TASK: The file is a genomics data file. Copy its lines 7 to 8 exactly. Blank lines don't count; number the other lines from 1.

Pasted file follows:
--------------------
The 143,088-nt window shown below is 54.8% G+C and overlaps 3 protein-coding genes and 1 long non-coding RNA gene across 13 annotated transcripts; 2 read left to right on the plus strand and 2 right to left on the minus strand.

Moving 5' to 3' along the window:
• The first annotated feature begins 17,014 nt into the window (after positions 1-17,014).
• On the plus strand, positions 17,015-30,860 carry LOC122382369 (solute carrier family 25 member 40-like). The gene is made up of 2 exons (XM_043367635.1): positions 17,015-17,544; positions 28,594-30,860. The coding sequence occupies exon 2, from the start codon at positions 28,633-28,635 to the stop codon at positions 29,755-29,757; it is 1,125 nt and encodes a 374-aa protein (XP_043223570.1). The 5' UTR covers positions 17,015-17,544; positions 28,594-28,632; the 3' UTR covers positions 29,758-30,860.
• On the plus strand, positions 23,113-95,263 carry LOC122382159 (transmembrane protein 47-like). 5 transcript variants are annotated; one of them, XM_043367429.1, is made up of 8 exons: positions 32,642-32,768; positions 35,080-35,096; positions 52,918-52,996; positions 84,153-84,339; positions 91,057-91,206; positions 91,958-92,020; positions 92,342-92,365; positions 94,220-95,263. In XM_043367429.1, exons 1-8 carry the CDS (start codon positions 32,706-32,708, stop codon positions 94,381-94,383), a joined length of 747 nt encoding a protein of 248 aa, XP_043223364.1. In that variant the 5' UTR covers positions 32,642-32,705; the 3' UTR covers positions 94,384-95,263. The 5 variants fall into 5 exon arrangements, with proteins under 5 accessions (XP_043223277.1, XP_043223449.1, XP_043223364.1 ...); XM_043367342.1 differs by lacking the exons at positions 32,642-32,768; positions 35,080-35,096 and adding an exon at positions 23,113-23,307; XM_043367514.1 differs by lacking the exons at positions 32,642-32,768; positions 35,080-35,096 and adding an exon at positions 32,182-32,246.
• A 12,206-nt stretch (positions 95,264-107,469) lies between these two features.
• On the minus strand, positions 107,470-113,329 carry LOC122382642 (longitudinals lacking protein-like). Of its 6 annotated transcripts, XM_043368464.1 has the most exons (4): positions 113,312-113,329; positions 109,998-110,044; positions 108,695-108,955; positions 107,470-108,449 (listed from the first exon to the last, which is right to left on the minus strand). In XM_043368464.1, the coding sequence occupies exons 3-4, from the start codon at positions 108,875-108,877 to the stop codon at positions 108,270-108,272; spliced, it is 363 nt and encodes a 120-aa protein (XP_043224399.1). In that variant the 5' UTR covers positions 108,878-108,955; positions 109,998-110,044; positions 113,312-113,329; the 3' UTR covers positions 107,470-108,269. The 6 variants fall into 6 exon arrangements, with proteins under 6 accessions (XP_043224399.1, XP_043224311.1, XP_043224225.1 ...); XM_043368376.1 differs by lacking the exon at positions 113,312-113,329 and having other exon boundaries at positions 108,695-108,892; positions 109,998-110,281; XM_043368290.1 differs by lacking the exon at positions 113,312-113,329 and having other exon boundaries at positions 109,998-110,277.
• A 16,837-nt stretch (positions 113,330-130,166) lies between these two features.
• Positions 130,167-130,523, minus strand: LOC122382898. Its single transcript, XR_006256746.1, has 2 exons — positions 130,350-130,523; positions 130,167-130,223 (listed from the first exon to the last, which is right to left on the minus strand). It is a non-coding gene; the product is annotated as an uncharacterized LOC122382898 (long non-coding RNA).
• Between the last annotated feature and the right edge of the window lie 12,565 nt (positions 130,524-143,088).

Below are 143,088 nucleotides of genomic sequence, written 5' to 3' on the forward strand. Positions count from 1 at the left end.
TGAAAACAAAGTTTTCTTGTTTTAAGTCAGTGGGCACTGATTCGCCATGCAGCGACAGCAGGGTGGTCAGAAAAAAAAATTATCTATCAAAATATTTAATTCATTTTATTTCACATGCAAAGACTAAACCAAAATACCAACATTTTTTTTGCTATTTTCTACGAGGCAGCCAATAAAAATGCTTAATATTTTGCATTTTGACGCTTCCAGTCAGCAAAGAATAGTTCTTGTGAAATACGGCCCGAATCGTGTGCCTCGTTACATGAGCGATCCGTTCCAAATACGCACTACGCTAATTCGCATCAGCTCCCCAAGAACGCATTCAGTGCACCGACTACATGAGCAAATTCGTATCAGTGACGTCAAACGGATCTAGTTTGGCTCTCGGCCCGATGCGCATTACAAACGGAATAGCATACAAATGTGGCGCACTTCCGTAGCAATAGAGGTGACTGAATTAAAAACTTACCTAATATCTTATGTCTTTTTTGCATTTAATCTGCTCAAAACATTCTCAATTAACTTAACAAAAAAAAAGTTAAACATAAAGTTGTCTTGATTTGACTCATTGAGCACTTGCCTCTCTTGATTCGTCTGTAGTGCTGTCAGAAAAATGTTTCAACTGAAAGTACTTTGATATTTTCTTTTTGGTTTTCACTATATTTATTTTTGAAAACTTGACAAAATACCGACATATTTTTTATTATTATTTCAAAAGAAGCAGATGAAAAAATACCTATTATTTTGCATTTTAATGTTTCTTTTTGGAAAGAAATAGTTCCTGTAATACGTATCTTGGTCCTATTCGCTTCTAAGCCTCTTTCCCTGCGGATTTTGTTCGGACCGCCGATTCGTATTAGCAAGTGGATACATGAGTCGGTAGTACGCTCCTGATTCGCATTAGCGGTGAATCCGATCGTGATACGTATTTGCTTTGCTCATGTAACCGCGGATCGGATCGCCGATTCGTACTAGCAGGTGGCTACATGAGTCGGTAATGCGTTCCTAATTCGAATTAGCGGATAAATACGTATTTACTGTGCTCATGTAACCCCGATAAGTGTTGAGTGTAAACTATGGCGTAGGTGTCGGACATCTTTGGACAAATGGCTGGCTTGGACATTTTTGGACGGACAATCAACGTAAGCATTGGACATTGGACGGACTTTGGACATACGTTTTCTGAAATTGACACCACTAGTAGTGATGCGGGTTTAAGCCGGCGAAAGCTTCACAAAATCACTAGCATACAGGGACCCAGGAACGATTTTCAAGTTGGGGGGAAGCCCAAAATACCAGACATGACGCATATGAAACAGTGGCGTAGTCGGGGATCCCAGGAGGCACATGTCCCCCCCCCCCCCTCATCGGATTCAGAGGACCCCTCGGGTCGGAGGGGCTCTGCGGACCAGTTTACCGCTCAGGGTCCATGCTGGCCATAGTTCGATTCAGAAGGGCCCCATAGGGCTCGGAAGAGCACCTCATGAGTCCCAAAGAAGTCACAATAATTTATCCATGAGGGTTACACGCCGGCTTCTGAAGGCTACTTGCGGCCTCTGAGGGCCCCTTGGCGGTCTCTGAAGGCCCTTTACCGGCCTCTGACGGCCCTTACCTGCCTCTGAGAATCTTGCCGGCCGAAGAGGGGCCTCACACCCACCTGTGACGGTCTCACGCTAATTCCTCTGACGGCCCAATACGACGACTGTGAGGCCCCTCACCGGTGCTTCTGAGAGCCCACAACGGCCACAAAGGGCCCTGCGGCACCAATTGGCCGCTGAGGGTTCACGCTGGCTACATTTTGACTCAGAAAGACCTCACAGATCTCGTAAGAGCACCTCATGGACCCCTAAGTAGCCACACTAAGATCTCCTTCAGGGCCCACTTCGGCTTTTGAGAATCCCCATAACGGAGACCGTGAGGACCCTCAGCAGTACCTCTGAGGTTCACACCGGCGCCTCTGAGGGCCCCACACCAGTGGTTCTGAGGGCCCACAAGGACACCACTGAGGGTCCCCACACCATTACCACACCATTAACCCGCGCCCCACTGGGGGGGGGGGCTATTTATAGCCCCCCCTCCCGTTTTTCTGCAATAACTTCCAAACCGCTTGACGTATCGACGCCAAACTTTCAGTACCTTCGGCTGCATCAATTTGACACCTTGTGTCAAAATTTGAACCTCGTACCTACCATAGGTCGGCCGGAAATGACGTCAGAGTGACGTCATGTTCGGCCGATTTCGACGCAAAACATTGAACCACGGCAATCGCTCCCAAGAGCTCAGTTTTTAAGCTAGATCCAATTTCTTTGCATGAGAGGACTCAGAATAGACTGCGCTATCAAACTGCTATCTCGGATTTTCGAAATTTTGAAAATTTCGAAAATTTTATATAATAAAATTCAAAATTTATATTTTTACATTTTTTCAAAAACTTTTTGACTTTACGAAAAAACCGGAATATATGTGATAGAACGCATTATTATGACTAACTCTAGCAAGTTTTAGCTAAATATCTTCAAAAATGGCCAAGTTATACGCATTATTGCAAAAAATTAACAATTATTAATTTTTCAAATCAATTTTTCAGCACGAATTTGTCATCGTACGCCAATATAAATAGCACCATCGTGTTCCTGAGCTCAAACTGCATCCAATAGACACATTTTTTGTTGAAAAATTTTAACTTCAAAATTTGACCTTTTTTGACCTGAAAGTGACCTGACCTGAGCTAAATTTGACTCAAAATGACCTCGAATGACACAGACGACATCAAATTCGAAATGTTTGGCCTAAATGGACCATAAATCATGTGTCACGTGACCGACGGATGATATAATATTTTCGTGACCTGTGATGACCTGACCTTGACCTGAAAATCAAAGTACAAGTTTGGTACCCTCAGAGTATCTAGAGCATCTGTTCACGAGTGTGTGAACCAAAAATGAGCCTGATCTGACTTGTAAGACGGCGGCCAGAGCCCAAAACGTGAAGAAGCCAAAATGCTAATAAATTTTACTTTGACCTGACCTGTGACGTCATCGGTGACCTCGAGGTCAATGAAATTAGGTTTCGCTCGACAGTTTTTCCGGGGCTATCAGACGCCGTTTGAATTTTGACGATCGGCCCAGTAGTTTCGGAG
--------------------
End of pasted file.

• On the minus strand, positions 107,470-113,329 carry LOC122382642 (longitudinals lacking protein-like). Of its 6 annotated transcripts, XM_043368464.1 has the most exons (4): positions 113,312-113,329; positions 109,998-110,044; positions 108,695-108,955; positions 107,470-108,449 (listed from the first exon to the last, which is right to left on the minus strand). In XM_043368464.1, the coding sequence occupies exons 3-4, from the start codon at positions 108,875-108,877 to the stop codon at positions 108,270-108,272; spliced, it is 363 nt and encodes a 120-aa protein (XP_043224399.1). In that variant the 5' UTR covers positions 108,878-108,955; positions 109,998-110,044; positions 113,312-113,329; the 3' UTR covers positions 107,470-108,269. The 6 variants fall into 6 exon arrangements, with proteins under 6 accessions (XP_043224399.1, XP_043224311.1, XP_043224225.1 ...); XM_043368376.1 differs by lacking the exon at positions 113,312-113,329 and having other exon boundaries at positions 108,695-108,892; positions 109,998-110,281; XM_043368290.1 differs by lacking the exon at positions 113,312-113,329 and having other exon boundaries at positions 109,998-110,277.
• A 16,837-nt stretch (positions 113,330-130,166) lies between these two features.